Two things we like at TWE are an intriguing product, and a play on words. So imagine our delight when a new apéritif arrived from Cornwall: Tarquin’s Cornish Pastis.
Claiming to be the UK’s first pastis, it is produced in small batches (fewer than 300 bottles) at the Southwestern Distillery, founded in 2012 by Tarquin Leadbetter in the hamlet of St Ervan, 10 miles east of the surfing capital of Newquay. There are two direct-flame-heated copper-pot stills – the original called Tamara (goddess of rivers and streams, from which the nearby River Tamar takes its name), and Senara, named after a local Cornish saint, added in 2014. The pastis is produced by one-shot distillation – a process where the botanicals (steeped overnight in wheat spirit), are distilled in one run, and watered down to bottling strength.
For Cornish Pastis, the botanicals include locally foraged gorse flowers (offering coconut aromas), Turkish green aniseed and sweet fennel seeds, Chinese star anise, Uzbek liquorice root, Polish angelica, Moroccan orris root, Guatemalan cardamom, Kosovan juniper, Madagascan cinnamon and fresh orange, lemon and grapefruit zest. Each bottle is hand-filled, sealed, dipped in wax and signed on site. The water used is naturally sweet, hails from nearby Boscastle and is now available in bottle form, too – Meadowsweet Cornish Spring Water.
The pastis has already won a host of awards, including a prestigious gold medal at the San Francisco World Spirits Competition in 2014, and is available on The Whisky Exchange website. It can be enjoyed in the traditional way (one part to two or more parts chilled water), but also makes a tasty long drink – one part mixed with five parts orange juice, for example.
Tarquin also produces a Cornish Dry Gin, made in the same still and with the same water as the pastis. The botanicals used are juniper, angelica, orris, liquorice, cardamom, cinnamon, and orange, lemon and grapefruit zests, from the same origins as for the pastis, with the addition of Bulgarian coriander (a sweeter variety), Moroccan bitter almond and violets grown in the distillery’s garden, adding a pine-like note and completing the recipe. The gin was awarded a silver medal at 2014’s San Francisco World Spirits Competition, beating internationally acclaimed brands such as Plymouth and Hendrick’s – let’s give it a try:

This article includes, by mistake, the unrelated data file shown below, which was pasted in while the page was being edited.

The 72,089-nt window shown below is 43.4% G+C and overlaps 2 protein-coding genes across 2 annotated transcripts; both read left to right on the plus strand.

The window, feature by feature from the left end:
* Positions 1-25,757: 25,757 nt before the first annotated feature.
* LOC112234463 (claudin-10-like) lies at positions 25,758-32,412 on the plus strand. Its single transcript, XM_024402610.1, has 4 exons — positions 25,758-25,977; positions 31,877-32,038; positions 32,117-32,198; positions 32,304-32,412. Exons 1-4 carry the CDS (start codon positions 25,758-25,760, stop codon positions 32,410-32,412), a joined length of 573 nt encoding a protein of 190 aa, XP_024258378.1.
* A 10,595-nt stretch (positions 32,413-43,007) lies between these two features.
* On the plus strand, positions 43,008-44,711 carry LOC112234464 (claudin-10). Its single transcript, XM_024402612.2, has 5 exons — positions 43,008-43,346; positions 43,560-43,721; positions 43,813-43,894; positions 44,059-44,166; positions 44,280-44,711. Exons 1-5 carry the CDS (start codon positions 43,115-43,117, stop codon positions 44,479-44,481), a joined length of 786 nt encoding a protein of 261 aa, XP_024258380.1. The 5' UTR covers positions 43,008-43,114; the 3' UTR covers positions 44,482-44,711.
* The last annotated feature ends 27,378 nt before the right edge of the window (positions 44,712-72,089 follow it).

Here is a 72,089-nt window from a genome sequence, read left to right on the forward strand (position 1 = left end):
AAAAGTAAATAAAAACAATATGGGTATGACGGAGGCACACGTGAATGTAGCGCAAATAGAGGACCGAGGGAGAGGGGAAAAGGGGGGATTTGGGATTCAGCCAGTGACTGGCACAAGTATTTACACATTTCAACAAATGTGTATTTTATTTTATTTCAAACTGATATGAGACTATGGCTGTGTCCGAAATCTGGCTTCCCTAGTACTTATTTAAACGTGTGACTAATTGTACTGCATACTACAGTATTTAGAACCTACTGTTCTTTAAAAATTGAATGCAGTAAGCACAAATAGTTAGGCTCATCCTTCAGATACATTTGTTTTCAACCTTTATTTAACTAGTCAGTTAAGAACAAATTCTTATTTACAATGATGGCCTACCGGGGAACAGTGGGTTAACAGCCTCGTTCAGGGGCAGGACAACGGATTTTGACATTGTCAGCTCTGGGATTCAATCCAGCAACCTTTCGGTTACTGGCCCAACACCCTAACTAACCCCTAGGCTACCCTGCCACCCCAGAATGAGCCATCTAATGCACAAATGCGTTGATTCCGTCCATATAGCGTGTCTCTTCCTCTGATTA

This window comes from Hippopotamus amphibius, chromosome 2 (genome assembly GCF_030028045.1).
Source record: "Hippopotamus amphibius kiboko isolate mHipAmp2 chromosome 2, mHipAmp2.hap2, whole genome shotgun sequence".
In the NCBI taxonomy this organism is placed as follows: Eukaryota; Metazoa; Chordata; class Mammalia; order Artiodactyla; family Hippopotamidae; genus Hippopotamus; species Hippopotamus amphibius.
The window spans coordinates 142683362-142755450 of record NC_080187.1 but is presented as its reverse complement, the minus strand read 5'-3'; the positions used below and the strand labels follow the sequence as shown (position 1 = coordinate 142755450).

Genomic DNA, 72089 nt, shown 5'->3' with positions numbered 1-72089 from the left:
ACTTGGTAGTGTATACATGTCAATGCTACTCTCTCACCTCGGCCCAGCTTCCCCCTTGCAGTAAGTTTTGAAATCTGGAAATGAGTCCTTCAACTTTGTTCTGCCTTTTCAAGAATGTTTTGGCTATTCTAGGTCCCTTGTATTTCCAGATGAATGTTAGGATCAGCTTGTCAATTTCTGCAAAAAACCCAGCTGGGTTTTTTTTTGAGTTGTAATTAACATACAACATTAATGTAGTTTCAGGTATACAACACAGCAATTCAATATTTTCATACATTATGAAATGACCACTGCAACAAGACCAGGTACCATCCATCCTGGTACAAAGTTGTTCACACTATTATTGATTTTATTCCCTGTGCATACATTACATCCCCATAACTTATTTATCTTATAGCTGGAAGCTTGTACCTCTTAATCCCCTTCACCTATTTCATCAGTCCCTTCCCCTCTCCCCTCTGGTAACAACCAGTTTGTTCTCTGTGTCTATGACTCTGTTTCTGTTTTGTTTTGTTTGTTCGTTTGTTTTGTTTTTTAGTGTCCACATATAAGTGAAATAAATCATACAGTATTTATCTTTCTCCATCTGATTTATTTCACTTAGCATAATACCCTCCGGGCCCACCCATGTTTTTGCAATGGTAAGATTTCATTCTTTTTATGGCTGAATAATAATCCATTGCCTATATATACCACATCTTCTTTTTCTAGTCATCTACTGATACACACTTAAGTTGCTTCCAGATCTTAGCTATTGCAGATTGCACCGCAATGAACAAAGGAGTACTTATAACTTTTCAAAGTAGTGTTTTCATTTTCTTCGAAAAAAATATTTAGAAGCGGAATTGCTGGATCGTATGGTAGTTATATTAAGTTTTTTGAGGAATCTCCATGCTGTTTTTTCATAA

Nose: Rich, citrus aroma with sweet spice (coriander and fennel) in the background.
Palate: Creamy, mouthcoating texture. Dry juniper and pink grapefruit at the front and sweet cinnamon and nutmeg at the back.
Finish: Dry and spicy with a pine note appearing at the very end.
Comment: A different style of gin to those I’ve tried before, it’s drier and spicier on the palate than I was expecting, especially considering sweeter varieties of fennel and coriander are used. The pine note from the violets slowly appears at the very end of the finish, and shows that every botanical used has its place in the recipe.
Serving suggestion: This is at home in both a G&T and a Martini. Tarquin suggests adding a drop of Cornish Pastis to five parts gin and one part dry vermouth for a Cornish Martini and given the spicy nature of the gin, I can see how these would complement each other.
Both products use local ingredients, which add a Cornish feel and identity. It’s always interesting to see a new take on classic spirits – with a range of new-wave gins on the market, this is a familiar sight; but it’s refreshing to see pastis given the same treatment, especially in a category which is dominated by just two brands.